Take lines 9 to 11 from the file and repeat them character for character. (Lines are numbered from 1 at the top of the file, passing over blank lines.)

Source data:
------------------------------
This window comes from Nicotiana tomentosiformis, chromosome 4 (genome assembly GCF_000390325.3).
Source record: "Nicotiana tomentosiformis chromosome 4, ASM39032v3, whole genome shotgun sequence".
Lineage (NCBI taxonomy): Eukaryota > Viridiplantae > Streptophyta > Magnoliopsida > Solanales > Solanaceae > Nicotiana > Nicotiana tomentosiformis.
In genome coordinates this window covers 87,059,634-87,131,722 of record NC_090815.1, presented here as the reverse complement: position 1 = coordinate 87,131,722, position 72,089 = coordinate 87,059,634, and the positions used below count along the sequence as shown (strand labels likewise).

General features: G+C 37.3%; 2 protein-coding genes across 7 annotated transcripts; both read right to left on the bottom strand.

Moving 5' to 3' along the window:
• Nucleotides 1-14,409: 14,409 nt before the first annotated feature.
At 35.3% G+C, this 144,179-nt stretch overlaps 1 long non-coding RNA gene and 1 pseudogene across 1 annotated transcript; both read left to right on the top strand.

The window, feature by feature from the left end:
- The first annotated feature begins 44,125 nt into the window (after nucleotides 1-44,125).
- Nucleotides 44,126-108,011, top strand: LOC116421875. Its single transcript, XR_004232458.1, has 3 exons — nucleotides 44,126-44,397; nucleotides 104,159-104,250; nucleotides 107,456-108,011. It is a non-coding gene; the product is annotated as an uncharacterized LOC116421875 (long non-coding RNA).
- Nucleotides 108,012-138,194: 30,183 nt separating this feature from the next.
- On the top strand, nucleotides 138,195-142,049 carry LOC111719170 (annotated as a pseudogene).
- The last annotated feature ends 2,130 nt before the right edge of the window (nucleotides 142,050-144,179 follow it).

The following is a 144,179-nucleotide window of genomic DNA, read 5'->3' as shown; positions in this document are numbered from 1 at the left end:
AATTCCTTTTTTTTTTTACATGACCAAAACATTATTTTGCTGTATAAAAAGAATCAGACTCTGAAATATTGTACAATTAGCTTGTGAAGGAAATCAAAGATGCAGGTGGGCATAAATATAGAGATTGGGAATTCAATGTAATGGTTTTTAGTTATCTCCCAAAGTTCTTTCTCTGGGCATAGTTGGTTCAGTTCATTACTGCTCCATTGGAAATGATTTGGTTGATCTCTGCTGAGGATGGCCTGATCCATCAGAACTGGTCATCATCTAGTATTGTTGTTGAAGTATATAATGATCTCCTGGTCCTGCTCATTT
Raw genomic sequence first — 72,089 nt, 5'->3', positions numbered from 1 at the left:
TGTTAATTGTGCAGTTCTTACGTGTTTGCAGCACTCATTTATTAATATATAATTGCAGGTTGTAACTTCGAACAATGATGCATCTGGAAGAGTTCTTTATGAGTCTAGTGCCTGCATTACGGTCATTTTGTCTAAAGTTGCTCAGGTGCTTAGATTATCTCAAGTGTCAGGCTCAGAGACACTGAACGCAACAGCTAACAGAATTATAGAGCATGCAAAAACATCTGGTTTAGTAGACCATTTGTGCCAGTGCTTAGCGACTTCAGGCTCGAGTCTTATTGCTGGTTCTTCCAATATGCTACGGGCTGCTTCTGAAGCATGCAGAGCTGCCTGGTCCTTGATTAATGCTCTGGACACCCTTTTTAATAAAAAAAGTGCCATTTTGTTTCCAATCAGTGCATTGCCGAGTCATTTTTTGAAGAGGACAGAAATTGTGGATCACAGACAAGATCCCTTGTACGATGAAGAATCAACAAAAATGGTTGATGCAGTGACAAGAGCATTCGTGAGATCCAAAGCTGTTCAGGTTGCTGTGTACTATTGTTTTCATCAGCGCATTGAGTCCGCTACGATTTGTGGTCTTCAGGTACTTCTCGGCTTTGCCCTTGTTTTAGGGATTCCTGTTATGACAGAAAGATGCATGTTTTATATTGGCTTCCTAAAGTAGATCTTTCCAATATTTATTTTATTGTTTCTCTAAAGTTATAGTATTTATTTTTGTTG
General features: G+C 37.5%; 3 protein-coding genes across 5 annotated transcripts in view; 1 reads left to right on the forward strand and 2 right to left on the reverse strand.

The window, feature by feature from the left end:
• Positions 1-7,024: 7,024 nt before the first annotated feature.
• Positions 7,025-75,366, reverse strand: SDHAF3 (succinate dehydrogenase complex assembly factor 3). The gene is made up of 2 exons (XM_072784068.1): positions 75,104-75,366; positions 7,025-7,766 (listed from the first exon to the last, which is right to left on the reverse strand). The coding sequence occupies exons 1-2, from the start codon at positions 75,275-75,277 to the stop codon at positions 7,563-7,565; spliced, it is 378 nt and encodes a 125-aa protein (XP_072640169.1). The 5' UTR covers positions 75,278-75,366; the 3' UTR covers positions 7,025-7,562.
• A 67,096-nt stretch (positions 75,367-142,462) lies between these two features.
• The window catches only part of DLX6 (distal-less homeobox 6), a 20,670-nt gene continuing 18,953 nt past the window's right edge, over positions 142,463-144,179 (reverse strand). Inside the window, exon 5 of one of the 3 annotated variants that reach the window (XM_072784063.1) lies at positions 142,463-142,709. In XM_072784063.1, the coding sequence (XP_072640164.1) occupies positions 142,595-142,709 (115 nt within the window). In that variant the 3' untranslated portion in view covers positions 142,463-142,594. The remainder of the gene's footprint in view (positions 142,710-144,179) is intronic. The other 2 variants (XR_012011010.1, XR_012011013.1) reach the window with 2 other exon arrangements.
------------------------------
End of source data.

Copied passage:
The window, feature by feature from the left end:
- The first annotated feature begins 44,125 nt into the window (after nucleotides 1-44,125).
- Nucleotides 44,126-108,011, top strand: LOC116421875. Its single transcript, XR_004232458.1, has 3 exons — nucleotides 44,126-44,397; nucleotides 104,159-104,250; nucleotides 107,456-108,011. It is a non-coding gene; the product is annotated as an uncharacterized LOC116421875 (long non-coding RNA).